|An adult male Taricha granulosa in breeding condition.|
There is enough tetrodotoxin in this newt to kill you
and about 29 other people.
|Chemical structure of tetrodotoxin|
|Map of gartersnake resistance to tetrodotoxin|
Outside of the range of the Rough-skinned Newt,
gartersnakes have essentially no resistance.
Figure from Brodie Jr. et al 2002
|Three species of TTX-resistant snakes:|
top: Amphiesma pryori
middle: Erythrolamprus epinephelus
bottom: Rhabdophis tigrinus
|Common Gartersnake (Thamnophis sirtalis)|
from Oregon's Willamette Valley, where newt toxicity and
snake resistance are both at their peak
There's much left to discover about this system, which is perhaps one of the most interesting in snake biology. Where are newts getting tetrodotoxin from? How many other times has TTX resistance evolved in snakes, and has it happened the same way every time? To what extent are gartersnakes using newt-derived TTX to protect against their own predators? Someday, we will find out.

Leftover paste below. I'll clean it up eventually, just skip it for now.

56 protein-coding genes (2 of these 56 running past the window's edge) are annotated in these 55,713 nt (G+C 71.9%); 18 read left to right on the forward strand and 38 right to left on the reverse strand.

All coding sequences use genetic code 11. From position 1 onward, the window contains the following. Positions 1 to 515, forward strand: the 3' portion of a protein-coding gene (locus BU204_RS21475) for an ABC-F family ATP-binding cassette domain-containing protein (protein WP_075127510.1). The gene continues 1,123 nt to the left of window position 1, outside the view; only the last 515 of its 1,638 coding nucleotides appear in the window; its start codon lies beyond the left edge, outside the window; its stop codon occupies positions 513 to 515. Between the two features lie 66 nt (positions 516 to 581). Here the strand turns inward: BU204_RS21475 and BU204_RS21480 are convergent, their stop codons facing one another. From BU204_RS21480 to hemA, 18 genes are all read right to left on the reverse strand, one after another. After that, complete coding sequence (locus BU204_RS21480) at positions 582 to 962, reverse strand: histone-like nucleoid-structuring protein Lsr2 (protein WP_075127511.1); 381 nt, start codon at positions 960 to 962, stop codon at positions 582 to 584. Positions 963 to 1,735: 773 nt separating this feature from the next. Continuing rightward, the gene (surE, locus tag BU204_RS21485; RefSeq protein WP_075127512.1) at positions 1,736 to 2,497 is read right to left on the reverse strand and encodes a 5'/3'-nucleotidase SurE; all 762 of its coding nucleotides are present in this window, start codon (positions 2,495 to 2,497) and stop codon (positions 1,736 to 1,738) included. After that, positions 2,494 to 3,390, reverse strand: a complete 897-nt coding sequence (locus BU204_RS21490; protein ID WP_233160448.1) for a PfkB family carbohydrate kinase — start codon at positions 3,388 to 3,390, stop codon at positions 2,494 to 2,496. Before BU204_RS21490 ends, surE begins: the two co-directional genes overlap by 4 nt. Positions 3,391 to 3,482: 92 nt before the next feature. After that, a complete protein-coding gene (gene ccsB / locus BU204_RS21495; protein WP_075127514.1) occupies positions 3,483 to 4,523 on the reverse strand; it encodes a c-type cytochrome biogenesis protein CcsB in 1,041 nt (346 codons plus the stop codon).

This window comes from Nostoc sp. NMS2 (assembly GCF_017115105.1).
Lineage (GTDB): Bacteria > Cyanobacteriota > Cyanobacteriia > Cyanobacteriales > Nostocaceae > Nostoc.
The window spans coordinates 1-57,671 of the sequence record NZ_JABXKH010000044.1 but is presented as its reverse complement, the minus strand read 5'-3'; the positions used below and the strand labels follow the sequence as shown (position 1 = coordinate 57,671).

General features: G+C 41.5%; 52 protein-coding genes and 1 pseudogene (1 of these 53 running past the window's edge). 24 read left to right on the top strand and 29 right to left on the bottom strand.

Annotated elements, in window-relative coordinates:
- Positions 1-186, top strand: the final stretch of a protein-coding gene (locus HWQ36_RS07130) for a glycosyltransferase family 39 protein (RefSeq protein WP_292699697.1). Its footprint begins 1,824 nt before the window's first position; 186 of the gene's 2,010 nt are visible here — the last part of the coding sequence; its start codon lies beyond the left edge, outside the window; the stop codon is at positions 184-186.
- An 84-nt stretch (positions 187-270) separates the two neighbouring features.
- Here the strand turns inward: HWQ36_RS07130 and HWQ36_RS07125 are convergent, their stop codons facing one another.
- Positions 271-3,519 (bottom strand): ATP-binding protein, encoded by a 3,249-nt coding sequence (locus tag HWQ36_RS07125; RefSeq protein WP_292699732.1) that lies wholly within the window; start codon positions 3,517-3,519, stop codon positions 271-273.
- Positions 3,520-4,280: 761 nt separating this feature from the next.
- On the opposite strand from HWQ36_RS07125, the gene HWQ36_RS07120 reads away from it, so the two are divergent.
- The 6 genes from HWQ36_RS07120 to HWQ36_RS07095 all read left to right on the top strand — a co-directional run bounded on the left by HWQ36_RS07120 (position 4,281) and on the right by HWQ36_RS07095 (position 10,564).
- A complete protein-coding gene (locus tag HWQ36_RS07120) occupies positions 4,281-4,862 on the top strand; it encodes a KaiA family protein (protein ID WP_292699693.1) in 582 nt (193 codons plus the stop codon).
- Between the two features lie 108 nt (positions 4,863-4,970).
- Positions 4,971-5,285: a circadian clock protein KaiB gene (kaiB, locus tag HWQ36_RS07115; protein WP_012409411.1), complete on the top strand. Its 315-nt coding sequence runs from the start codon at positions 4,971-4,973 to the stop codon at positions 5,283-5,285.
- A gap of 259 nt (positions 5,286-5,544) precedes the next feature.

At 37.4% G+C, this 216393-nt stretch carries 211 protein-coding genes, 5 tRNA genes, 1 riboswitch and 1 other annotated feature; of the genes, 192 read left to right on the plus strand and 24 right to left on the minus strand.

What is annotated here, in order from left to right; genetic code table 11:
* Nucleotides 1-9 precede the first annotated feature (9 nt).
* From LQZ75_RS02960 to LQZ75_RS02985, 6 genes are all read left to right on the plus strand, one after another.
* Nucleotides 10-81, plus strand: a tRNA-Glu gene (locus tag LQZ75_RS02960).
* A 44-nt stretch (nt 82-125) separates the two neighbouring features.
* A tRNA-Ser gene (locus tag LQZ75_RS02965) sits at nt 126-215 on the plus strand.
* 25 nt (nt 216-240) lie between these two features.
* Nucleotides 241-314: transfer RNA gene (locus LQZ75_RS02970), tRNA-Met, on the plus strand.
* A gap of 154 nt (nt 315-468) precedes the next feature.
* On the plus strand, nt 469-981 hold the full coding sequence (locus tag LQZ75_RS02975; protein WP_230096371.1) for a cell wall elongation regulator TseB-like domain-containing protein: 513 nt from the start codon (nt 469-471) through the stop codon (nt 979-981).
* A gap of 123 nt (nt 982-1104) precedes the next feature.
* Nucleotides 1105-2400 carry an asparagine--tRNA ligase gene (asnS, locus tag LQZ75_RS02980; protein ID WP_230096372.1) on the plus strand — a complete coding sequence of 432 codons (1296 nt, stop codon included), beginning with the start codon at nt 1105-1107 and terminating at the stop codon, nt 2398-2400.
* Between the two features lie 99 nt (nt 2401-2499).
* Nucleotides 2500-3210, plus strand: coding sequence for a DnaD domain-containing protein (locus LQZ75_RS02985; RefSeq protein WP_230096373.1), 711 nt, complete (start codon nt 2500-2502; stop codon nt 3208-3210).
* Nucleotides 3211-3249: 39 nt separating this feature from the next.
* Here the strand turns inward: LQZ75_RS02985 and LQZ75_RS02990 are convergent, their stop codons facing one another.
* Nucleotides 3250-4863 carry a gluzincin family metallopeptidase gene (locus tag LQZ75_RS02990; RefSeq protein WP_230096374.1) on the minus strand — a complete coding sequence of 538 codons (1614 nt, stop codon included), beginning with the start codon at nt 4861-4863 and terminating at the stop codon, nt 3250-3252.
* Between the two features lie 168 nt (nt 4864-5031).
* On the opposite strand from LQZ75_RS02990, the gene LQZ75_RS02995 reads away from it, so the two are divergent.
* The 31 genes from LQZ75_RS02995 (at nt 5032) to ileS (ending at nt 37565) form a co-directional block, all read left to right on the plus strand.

Brodie III, E. and E. Brodie Jr. 1999. Costs of exploiting poisonous prey: evolutionary trade-offs in a predator-prey arms race. Evolution 53:626-631 <link>
Geffeney, S., E. Brodie Jr, P. Ruben, and E. Brodie III. 2002. Mechanisms of adaptation in a predator-prey arms race: TTX-resistant sodium channels. Science 297:1336-1339 <link>
Geffeney, S., E. Fujimoto, E. Brodie, and P. Ruben. 2005. Evolutionary diversification of TTX-resistant sodium channels in a predator–prey interaction. Nature 434:759-763 <link>
Hanifin, C. T. and E. D. Brodie Jr. 2008. Phenotypic mismatches reveal escape from arms-race coevolution. PLoS Biology 6:e60 <link>
Feldman, C. R., E. D. Brodie, and M. E. Pfrender. 2012. Constraint shapes convergence in tetrodotoxin-resistant sodium channels of snakes. Proceedings of the National Academy of Sciences 106:13415-13420 <link>
Williams, B. L. and R. L. Caldwell. 2009. Intra-organismal distribution of tetrodotoxin in two species of blue-ringed octopuses (Hapalochlaena fasciata and H. lunulata). Toxicon 54:345-353 <link>
Williams, B. L., E. D. Brodie Jr., and E. D. Brodie III. 2004. A resistant predator and its toxic prey: persistence of newt toxin leads to poisonous (not venomous) snakes. Journal of Chemical Ecology 30:1901-1919 <link>